Latitudinal pattern in community-wide herbivory does not match the pattern in herbivory averaged across common plant species
Zvereva, Elena; Zverev, Vitali; Usoltsev, Vladimir; Kozlov, Mikhail (2020), Latitudinal pattern in community-wide herbivory does not match the pattern in herbivory averaged across common plant species, Dryad, Dataset, https://doi.org/10.5061/dryad.xksn02vcf
1. The latitudinal herbivory hypothesis (LHH) predicts that plant losses to herbivores decrease from low to high latitudes. Although the LHH is a community-level hypothesis, it has been rarely tested with data on community-wide herbivory, i.e. the percentage of annual production of foliar biomass consumed by insects from all plant species at a given site. Therefore, we asked whether community-wide leaf herbivory follows the same latitudinal pattern as observed for an unweighted average of herbivory across common plant species.
2. We selected ten study sites in boreal forests from 60°N to 69°N along 1000 km long latitudinal gradient in NW Russia. We measured relative foliar losses to insect herbivores in seven woody plant species (jointly comprising over 95% of the community-wide aboveground biomass) and estimated their current-year foliar biomass. We averaged leaf herbivory for all seven species and calculated community-wide leaf herbivory by weighting the relative foliar losses of each plant species against the contribution of that species to the annual foliar biomass production.
3. Leaf herbivory was five-fold higher in deciduous species than in conifers. Latitudinal patterns in herbivory varied from a significant poleward decrease in all deciduous species to a significant poleward increase in Norway spruce. Herbivory values, averaged across seven plant species, decreased with latitude and followed the pattern observed in deciduous plants due to their higher foliar losses compared with conifers. By contrast, community-wide herbivory did not change with latitude. This discrepancy emerged because the proportion of deciduous plant foliage in the community increased with increasing latitude, and this increase counterbalanced the simultaneous poleward decrease in losses of these species to insects.
4. Synthesis The herbivory measured by averaging relative losses of individual plant species and the community-wide herbivory are likely to show different latitudinal patterns in various plant communities. The contributions of plant species to the total foliar biomass production should be taken into account in studies of spatial patterns of herbivory which test community-level hypotheses. This approach may provide new insight into macroecological research on biotic interactions and improve our understanding of the role of insect herbivores in ecosystem-level processes.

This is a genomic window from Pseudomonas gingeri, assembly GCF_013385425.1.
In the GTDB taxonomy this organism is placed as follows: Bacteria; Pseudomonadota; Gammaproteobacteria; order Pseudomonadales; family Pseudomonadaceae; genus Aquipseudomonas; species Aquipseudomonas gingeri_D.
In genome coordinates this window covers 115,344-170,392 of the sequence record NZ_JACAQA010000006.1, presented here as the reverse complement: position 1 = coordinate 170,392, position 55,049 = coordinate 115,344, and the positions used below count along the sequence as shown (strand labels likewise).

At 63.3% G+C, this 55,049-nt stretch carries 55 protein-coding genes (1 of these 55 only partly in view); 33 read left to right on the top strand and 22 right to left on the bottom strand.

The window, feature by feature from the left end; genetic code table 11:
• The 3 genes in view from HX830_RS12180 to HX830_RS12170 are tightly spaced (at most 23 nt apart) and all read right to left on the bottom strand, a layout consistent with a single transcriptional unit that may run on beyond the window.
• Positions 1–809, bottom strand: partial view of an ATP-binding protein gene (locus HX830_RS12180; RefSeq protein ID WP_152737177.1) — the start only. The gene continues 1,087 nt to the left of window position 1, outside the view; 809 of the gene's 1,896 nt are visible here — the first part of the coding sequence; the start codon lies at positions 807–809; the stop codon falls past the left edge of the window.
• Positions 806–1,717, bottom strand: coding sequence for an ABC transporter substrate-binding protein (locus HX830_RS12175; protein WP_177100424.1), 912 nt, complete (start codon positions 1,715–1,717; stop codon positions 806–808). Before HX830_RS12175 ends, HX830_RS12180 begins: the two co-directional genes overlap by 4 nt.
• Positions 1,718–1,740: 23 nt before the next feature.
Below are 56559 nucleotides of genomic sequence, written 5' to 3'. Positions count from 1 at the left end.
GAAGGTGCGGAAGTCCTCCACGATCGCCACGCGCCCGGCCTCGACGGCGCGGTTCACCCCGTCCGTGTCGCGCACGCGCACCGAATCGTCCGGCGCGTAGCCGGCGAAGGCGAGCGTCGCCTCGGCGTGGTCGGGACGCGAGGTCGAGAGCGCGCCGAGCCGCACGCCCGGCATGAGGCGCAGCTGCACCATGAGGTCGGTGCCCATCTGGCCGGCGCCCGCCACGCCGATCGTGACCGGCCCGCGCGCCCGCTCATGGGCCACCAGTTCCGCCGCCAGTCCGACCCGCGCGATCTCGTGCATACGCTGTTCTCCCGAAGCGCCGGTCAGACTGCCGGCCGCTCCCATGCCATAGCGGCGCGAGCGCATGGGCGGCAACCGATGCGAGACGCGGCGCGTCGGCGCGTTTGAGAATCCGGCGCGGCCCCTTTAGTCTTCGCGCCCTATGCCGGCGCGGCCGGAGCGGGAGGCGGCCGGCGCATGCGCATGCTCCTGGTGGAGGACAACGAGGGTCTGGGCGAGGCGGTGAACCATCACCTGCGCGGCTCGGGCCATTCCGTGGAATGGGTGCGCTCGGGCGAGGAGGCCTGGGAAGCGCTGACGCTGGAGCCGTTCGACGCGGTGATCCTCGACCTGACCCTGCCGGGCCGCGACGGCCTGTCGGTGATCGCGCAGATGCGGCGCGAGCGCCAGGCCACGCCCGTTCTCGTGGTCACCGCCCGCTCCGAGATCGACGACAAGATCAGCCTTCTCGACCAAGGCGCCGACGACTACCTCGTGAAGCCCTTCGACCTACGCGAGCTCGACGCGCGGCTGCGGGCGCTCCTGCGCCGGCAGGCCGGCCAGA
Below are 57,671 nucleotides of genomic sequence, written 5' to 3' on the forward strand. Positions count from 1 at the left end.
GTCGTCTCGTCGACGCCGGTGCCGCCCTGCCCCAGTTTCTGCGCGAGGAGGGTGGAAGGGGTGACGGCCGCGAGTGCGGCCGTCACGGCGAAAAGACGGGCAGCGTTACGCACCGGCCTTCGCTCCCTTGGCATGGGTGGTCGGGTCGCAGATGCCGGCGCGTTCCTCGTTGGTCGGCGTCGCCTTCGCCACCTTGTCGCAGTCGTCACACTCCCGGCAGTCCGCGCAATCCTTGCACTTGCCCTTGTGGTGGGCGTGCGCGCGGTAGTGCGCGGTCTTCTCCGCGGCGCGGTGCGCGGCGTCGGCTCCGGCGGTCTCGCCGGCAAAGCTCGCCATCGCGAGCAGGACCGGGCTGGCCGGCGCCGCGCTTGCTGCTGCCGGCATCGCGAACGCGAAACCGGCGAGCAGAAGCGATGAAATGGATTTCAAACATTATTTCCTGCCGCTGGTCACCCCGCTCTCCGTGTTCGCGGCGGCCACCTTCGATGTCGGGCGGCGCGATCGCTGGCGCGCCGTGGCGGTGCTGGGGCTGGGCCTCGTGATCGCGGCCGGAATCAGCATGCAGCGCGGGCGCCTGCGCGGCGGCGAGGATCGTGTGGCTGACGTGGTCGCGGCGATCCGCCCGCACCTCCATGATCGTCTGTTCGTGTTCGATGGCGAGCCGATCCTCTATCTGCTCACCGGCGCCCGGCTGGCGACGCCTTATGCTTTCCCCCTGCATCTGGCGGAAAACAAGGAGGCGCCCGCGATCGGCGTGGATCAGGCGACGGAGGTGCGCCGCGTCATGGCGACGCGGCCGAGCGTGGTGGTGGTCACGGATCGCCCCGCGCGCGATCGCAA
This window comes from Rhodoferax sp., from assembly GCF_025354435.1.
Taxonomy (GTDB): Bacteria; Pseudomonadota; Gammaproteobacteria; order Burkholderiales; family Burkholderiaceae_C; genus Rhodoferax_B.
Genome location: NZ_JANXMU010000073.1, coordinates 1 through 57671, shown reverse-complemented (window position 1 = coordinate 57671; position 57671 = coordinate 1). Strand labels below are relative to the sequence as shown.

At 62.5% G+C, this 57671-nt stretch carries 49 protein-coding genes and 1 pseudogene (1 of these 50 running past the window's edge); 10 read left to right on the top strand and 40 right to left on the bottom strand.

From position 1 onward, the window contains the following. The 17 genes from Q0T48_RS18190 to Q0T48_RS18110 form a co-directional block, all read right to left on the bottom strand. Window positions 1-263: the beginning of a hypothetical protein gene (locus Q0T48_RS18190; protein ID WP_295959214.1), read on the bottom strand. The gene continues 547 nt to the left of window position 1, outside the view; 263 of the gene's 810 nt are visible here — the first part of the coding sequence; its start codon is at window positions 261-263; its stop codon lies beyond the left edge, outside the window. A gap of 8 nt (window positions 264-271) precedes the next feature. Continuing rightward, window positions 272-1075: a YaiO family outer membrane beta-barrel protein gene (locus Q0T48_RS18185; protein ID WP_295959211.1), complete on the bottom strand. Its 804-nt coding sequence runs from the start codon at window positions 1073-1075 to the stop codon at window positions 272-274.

On August 17–22, 2014, when the majority of insect herbivores had completed their feeding, at each site we haphazardly selected five (deciduous plants) to ten (coniferous plants) mature individuals of each of the seven species. Each plant was located at least 10 m apart from others of its species. From each of the deciduous individuals, we collected a haphazardly selected branch with approximately 80–120 leaves. In conifers, we collected a haphazardly selected branch with 120–200 current-year needles. To avoid the impact of unconscious biases on the values of herbivory, the tree branches and bilberry stems were selected while standing at a distance of 5‒10 m away, which does not allow visual evaluation of leaf damage by insects. Leaf herbivory was measured in the laboratory within two days from sampling. In broadleaved species, the leaves on each branch were counted, and each leaf was carefully examined for the presence of damage imposed by chewing insect herbivores (both miners and defoliators). In conifers, we examined 100 current-year needles, starting from the tip of the branch, for traces of insect feeding. Each leaf/needle (leaf hereafter) was assigned to one of the damage classes according to the percentage of the area of the leaf that was consumed or otherwise damaged by insects: 0 (intact leaves), 0.01–1, 1–5, 5–25, 25–50, 50–75 and 75–100%. Petioles of fully consumed leaves were also recorded and attributed to 100% damage. The plant-specific percentage of foliage lost to insects (i.e. leaf herbivory level) was calculated as follows: the numbers of leaves in each damage class were multiplied by the respective median values of the damaged leaf area (i.e. 0 for intact leaves, 0.5% for the damage class 0.01–1%, 3% for the damage class 1–5%, etc.); the obtained values were summed for all damage classes and divided by the total number of leaves (including undamaged ones) in a sample.
Columns in the data file (space-separated) contain the following information:
Column 1: Latitude of study site (degrees N).
Column 2: Plant name (genus_species).
Column 3: Plant-specific percentage of leaf area consumed by insects.
Academy of Finland, Award: 276671
Academy of Finland, Award: 311929